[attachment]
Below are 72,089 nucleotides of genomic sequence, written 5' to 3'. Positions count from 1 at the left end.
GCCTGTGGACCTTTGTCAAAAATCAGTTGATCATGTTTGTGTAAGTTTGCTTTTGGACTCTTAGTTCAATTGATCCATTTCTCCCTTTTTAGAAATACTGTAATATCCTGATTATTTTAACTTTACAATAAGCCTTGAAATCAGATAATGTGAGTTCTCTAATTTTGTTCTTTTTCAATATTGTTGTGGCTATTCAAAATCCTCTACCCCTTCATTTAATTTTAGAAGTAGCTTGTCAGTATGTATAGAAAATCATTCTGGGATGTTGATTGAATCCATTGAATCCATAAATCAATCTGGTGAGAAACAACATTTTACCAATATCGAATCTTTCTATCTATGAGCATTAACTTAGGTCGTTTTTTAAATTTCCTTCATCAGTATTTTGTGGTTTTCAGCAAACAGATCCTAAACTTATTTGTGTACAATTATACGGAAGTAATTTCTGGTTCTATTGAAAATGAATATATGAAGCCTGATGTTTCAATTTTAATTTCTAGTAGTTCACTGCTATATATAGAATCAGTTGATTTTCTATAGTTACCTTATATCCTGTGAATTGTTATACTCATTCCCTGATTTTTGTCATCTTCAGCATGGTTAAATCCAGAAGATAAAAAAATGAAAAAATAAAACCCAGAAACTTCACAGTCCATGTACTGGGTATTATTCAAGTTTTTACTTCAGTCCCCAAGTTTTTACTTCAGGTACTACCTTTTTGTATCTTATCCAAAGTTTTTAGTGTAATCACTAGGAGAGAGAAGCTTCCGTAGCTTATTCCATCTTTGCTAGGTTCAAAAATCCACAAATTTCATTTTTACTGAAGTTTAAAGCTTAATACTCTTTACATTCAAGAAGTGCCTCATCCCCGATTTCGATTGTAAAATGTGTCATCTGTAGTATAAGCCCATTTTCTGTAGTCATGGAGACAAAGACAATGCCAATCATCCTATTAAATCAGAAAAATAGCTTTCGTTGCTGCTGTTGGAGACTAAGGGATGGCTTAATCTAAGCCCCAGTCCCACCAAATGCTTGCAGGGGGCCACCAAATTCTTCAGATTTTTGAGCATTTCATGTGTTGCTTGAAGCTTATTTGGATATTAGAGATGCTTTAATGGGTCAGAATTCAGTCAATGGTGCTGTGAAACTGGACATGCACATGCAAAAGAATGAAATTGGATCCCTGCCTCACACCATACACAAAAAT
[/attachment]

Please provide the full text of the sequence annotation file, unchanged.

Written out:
Below are 72,089 nucleotides of genomic sequence, written 5' to 3'. Positions count from 1 at the left end.
GCCTGTGGACCTTTGTCAAAAATCAGTTGATCATGTTTGTGTAAGTTTGCTTTTGGACTCTTAGTTCAATTGATCCATTTCTCCCTTTTTAGAAATACTGTAATATCCTGATTATTTTAACTTTACAATAAGCCTTGAAATCAGATAATGTGAGTTCTCTAATTTTGTTCTTTTTCAATATTGTTGTGGCTATTCAAAATCCTCTACCCCTTCATTTAATTTTAGAAGTAGCTTGTCAGTATGTATAGAAAATCATTCTGGGATGTTGATTGAATCCATTGAATCCATAAATCAATCTGGTGAGAAACAACATTTTACCAATATCGAATCTTTCTATCTATGAGCATTAACTTAGGTCGTTTTTTAAATTTCCTTCATCAGTATTTTGTGGTTTTCAGCAAACAGATCCTAAACTTATTTGTGTACAATTATACGGAAGTAATTTCTGGTTCTATTGAAAATGAATATATGAAGCCTGATGTTTCAATTTTAATTTCTAGTAGTTCACTGCTATATATAGAATCAGTTGATTTTCTATAGTTACCTTATATCCTGTGAATTGTTATACTCATTCCCTGATTTTTGTCATCTTCAGCATGGTTAAATCCAGAAGATAAAAAAATGAAAAAATAAAACCCAGAAACTTCACAGTCCATGTACTGGGTATTATTCAAGTTTTTACTTCAGTCCCCAAGTTTTTACTTCAGGTACTACCTTTTTGTATCTTATCCAAAGTTTTTAGTGTAATCACTAGGAGAGAGAAGCTTCCGTAGCTTATTCCATCTTTGCTAGGTTCAAAAATCCACAAATTTCATTTTTACTGAAGTTTAAAGCTTAATACTCTTTACATTCAAGAAGTGCCTCATCCCCGATTTCGATTGTAAAATGTGTCATCTGTAGTATAAGCCCATTTTCTGTAGTCATGGAGACAAAGACAATGCCAATCATCCTATTAAATCAGAAAAATAGCTTTCGTTGCTGCTGTTGGAGACTAAGGGATGGCTTAATCTAAGCCCCAGTCCCACCAAATGCTTGCAGGGGGCCACCAAATTCTTCAGATTTTTGAGCATTTCATGTGTTGCTTGAAGCTTATTTGGATATTAGAGATGCTTTAATGGGTCAGAATTCAGTCAATGGTGCTGTGAAACTGGACATGCACATGCAAAAGAATGAAATTGGATCCCTGCCTCACACCATACACAAAAAT